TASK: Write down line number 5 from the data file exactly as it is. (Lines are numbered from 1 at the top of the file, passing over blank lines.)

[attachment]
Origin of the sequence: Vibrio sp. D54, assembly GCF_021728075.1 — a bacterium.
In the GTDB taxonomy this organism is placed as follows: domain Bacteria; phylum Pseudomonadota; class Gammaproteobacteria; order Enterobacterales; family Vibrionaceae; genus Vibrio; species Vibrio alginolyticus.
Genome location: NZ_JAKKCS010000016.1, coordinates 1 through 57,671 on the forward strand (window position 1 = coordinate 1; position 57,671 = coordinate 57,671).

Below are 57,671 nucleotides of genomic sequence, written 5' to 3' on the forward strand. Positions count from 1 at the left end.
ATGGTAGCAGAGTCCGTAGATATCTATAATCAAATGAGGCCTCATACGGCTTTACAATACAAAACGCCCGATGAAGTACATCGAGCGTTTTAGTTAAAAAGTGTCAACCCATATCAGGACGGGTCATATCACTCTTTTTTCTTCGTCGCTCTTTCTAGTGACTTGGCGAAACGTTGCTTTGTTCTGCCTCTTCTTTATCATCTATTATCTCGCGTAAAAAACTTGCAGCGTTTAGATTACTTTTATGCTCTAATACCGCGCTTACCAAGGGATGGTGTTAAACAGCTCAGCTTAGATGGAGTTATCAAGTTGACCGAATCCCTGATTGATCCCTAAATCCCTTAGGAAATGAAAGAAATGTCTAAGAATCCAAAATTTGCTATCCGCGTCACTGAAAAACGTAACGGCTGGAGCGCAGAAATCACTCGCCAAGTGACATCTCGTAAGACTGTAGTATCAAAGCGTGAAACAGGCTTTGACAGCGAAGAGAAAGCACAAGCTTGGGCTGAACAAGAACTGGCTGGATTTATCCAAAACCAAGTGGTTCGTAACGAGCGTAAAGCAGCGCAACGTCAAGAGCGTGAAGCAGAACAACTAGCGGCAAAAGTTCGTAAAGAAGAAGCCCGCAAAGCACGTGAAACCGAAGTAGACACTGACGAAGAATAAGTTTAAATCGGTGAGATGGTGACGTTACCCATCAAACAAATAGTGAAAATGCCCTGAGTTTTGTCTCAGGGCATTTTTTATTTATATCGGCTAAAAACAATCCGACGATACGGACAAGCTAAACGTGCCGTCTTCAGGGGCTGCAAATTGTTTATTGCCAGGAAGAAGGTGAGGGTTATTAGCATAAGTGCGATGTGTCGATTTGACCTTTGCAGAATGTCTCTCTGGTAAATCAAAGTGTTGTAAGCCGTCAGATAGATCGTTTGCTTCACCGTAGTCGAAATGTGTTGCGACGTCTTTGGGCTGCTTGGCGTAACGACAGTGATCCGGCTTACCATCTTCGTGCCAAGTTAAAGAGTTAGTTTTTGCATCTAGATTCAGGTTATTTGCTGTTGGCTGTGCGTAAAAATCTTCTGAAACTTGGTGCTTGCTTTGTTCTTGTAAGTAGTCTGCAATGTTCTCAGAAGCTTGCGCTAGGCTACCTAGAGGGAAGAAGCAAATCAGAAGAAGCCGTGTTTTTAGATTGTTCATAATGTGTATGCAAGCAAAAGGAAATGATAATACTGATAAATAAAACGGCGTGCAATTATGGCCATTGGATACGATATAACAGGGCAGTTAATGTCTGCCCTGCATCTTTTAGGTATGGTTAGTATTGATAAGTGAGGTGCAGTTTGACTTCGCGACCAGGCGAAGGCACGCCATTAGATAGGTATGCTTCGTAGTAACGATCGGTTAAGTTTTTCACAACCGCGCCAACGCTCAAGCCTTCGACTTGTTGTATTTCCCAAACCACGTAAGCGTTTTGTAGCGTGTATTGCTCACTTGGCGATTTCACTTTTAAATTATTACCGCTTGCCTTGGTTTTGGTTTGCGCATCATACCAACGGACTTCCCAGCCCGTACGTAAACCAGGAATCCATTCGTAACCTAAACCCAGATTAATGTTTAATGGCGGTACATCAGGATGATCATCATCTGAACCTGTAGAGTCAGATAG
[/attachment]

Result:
ATGGTAGCAGAGTCCGTAGATATCTATAATCAAATGAGGCCTCATACGGCTTTACAATACAAAACGCCCGATGAAGTACATCGAGCGTTTTAGTTAAAAAGTGTCAACCCATATCAGGACGGGTCATATCACTCTTTTTTCTTCGTCGCTCTTTCTAGTGACTTGGCGAAACGTTGCTTTGTTCTGCCTCTTCTTTATCATCTATTATCTCGCGTAAAAAACTTGCAGCGTTTAGATTACTTTTATGCTCTAATACCGCGCTTACCAAGGGATGGTGTTAAACAGCTCAGCTTAGATGGAGTTATCAAGTTGACCGAATCCCTGATTGATCCCTAAATCCCTTAGGAAATGAAAGAAATGTCTAAGAATCCAAAATTTGCTATCCGCGTCACTGAAAAACGTAACGGCTGGAGCGCAGAAATCACTCGCCAAGTGACATCTCGTAAGACTGTAGTATCAAAGCGTGAAACAGGCTTTGACAGCGAAGAGAAAGCACAAGCTTGGGCTGAACAAGAACTGGCTGGATTTATCCAAAACCAAGTGGTTCGTAACGAGCGTAAAGCAGCGCAACGTCAAGAGCGTGAAGCAGAACAACTAGCGGCAAAAGTTCGTAAAGAAGAAGCCCGCAAAGCACGTGAAACCGAAGTAGACACTGACGAAGAATAAGTTTAAATCGGTGAGATGGTGACGTTACCCATCAAACAAATAGTGAAAATGCCCTGAGTTTTGTCTCAGGGCATTTTTTATTTATATCGGCTAAAAACAATCCGACGATACGGACAAGCTAAACGTGCCGTCTTCAGGGGCTGCAAATTGTTTATTGCCAGGAAGAAGGTGAGGGTTATTAGCATAAGTGCGATGTGTCGATTTGACCTTTGCAGAATGTCTCTCTGGTAAATCAAAGTGTTGTAAGCCGTCAGATAGATCGTTTGCTTCACCGTAGTCGAAATGTGTTGCGACGTCTTTGGGCTGCTTGGCGTAACGACAGTGATCCGGCTTACCATCTTCGTGCCAAGTTAAAGAGTTAGTTTTTGCATCTAGATTCAGGTTATTTGCTGTTGGCTGTGCGTAAAAATCTTCTGAAACTTGGTGCTTGCTTTGTTCTTGTAAGTAGTCTGCAATGTTCTCAGAAGCTTGCGCTAGGCTACCTAGAGGGAAGAAGCAAATCAGAAGAAGCCGTGTTTTTAGATTGTTCATAATGTGTATGCAAGCAAAAGGAAATGATAATACTGATAAATAAAACGGCGTGCAATTATGGCCATTGGATACGATATAACAGGGCAGTTAATGTCTGCCCTGCATCTTTTAGGTATGGTTAGTATTGATAAGTGAGGTGCAGTTTGACTTCGCGACCAGGCGAAGGCACGCCATTAGATAGGTATGCTTCGTAGTAACGATCGGTTAAGTTTTTCACAACCGCGCCAACGCTCAAGCCTTCGACTTGTTGTATTTCCCAAACCACGTAAGCGTTTTGTAGCGTGTATTGCTCACTTGGCGATTTCACTTTTAAATTATTACCGCTTGCCTTGGTTTTGGTTTGCGCATCATACCAACGGACTTCCCAGCCCGTACGTAAACCAGGAATCCATTCGTAACCTAAACCCAGATTAATGTTTAATGGCGGTACATCAGGATGATCATCATCTGAACCTGTAGAGTCAGATAG